For a book that is as little read as 2 Clement is within the body of the Apostolic Fathers as a whole, it is a book which is controversial far beyond its content. We will discuss its content shortly, but before we do, it is worthwhile to ponder how it is that 2 Clement got its name in the first place. It must be admitted that 1 Clement and 2 Clement are not written by the same person. 1 Clement was likely written by Clement of Rome, a late 1st century AD leader in the congregation at Rome whose gentle and scripturally-based urging of the Corinthian brethren to restore their previous leaders ended up having fateful consequences far beyond his intents . But who wrote 2 Clement? We do not know. Again, we will discuss in greater detail shortly why we do not know more about 2 Clement, as it relates to questions of genre, but for not we can note that we do know from the extant writings of both Clement of Rome and Clement of Alexandria that the author of 2 Clement was neither of these more famous ancient Clements, although it is possible that he was named Clement and can perhaps be labeled as Clement of Corinth.
For it is likely, for a variety of reasons, that 2 Clement was a locally-written effort in Corinth itself rather than being sent as a letter from somewhere else. Indeed, it may be reasonably speculated (although it must be admitted that it is a speculation) that the book had a generic title like “To The Corinthians” and that it had been placed after 1 Clement in the congregational library at Corinth and was copied along with 1 Clement by a future scribe who accidentally made it seem as if 2 Clement was a work that was part of a series with 1 Clement rather than one that happened accidentally to have been kept alongside it. Again, it must be admitted that this is a speculation, but it seems a sensible speculation to make because there is nothing in 2 Clement to suggest any sort of deliberately false behavior on the part of the author at least. The author makes no pretense about being a leader in Rome, and shows himself to be an earnest writer/speaker without any sort of pretensions about him. And it is 2 Clement’s unpretentious nature as a text that is the most positive grounds for it having been, if a pseudonymous work, then a work that is pseudonymous because of what others have done with it, not because of any malicious intent of the author himself.
Again, we know very little about the author of 2 Clement that would allow us to better understand the work as a whole. From his use of the Gospel to the Egyptians it can be said that he did not follow the strict canon of the New Testament. From this reference to a local athletic competition, it can be assumed that he was a local in Corinth rather than someone writing from outside (although Paul also referenced this same competition himself when writing to the Corinthians, a bit of local knowledge that he knew from spending at least a year and a half there himself). Likewise, from the fact that the author of 2 Clement makes a great many references to the Gospels (including, as we have noted, a noncanonical one), we may gather that the author was a Gentile or even perhaps a Hellenistic writer rather than someone who felt it necessary to defend the faith with references to the Hebrew scriptures that he may not have known or thought of. All this we know from the text itself, and we know nothing about 2 Clement apart from the text, which is unsurprising.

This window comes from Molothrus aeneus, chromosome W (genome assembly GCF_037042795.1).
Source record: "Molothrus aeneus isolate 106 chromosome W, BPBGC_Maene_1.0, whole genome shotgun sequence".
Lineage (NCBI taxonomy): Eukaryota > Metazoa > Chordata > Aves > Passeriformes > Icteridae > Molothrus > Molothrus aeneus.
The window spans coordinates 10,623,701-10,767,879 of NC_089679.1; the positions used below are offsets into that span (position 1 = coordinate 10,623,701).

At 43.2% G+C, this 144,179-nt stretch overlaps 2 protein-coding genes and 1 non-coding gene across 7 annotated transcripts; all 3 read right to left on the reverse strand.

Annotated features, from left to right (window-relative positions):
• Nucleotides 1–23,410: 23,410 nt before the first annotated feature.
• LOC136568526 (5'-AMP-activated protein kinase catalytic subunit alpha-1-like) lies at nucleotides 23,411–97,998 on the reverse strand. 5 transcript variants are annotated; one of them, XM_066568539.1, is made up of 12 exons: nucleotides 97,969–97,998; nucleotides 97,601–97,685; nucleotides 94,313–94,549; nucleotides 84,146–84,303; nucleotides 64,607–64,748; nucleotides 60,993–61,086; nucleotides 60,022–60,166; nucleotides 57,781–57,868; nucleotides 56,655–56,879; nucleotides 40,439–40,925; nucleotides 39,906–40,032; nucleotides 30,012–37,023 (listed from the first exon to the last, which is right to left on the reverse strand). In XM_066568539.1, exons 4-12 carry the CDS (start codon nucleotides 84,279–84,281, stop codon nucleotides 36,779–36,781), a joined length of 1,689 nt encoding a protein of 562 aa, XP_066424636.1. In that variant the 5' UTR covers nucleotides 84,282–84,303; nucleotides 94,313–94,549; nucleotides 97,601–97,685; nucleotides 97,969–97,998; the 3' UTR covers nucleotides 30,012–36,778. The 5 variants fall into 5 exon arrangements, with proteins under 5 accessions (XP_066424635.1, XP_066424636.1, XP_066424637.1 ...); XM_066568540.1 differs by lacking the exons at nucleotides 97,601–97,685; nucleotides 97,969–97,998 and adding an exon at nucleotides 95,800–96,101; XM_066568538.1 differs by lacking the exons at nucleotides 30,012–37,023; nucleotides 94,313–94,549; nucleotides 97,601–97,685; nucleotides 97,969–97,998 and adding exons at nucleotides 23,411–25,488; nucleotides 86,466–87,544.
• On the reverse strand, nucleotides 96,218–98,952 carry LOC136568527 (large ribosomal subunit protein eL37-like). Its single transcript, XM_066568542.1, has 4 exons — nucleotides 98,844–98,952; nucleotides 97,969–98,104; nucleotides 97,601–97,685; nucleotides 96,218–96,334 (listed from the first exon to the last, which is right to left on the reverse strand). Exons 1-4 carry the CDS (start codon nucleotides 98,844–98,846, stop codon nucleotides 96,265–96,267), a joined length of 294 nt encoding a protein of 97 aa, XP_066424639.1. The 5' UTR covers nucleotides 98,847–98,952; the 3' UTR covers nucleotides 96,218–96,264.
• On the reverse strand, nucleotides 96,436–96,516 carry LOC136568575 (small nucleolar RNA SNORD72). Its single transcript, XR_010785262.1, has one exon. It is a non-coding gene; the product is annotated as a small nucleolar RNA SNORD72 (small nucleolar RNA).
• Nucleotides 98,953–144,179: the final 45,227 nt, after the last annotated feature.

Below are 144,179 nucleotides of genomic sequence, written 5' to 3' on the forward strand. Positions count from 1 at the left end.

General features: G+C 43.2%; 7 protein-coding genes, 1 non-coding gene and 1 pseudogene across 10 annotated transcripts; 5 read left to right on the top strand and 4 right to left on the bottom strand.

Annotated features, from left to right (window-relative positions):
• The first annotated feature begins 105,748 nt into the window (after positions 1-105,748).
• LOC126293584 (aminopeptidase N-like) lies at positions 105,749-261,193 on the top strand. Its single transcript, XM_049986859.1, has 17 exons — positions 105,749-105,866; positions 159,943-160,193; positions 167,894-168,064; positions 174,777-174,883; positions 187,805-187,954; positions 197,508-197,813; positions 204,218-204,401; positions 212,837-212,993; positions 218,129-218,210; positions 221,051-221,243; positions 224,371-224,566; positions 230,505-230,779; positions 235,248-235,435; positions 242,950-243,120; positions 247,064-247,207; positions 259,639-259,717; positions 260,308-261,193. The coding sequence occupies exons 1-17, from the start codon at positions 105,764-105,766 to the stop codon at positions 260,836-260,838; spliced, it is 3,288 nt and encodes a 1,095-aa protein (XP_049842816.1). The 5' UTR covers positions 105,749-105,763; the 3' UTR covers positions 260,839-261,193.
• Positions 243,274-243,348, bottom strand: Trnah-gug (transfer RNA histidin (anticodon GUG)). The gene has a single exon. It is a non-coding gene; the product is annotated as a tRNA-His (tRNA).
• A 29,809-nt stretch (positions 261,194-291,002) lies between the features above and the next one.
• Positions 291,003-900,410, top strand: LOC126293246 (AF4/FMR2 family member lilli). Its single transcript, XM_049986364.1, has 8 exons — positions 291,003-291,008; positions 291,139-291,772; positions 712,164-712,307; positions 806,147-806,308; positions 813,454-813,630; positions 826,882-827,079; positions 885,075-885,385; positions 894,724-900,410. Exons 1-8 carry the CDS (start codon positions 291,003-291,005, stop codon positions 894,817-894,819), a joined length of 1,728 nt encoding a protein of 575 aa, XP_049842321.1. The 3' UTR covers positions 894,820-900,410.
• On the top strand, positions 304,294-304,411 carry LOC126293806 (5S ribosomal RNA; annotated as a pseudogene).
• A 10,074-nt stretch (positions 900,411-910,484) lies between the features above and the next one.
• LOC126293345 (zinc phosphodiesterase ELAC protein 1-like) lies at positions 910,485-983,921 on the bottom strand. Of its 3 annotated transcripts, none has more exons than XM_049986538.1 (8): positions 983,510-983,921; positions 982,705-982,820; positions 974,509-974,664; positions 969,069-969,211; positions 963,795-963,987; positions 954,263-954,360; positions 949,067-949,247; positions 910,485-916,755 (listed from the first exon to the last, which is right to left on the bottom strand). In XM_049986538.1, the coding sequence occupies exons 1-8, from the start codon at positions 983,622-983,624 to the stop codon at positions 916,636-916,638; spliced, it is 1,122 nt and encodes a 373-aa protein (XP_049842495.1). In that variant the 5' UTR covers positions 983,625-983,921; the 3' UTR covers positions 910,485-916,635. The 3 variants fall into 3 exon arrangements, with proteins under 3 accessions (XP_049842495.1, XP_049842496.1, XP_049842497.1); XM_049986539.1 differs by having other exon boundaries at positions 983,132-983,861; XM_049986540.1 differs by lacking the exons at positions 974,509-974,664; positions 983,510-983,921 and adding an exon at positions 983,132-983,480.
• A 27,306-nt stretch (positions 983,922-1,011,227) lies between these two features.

But there are at least a few things that come through loud and clear from 2 Clement insofar as they relate to its pseudonymity. For one, the work itself was thought highly enough by its original audience (or author) to have been written and preserved in the first place. We generally lack a large amount of materials from the Second Century, and it is quite possible that the book was written about 130-150 AD or so. This is not an age where we have a large amount of writings of any kind that are being preserved. Many of the writings we do have survived by mere chance rather than for being particularly popular, and 2 Clement is certainly one of those. The work was not a controversial work, nor did it enter on any of the arguments over doctrine or government or culture that many writings do. It was not polemical or hostile towards anyone. The message is earnest and straightforward, and this straightforwardness is the highest thing about the work in its own self-defense, for had it been an accomplished work by a brilliantly rhetorical mind, it is possible that the work would receive a great deal more suspicion than it does, because those who are clever are harder to trust because they can do a great deal more harm with words than those whose words are simple and inelegant.
And it is entirely possible that 2 Clement is not a pseudonymous work at all. It is certainly not the sequel to 1 Clement, but that mistake was due to a later scribe who copied the works together as part of one volume. Such a mistake by a scribe is easy to make. We would have to reconstruct the situation in Corinth where this work was originally written and spoken in order to determine how this mistake happened. Next, we will turn to the nature of the problem that led to this work losing much of its information, but it is entirely possible that the church library of Corinth, where this book almost certainly was until it was copied by later writers of the Greek tradition, was not the most careful when it came to labeling works, which has led to a great deal of hostility falling on what is one of the most inoffensive works of the ancient world that one is ever likely to encounter. It does not seem as if it is just that such a work deserves such a cruel fate as to be famous largely for being accused of forgery rather than for what it says.
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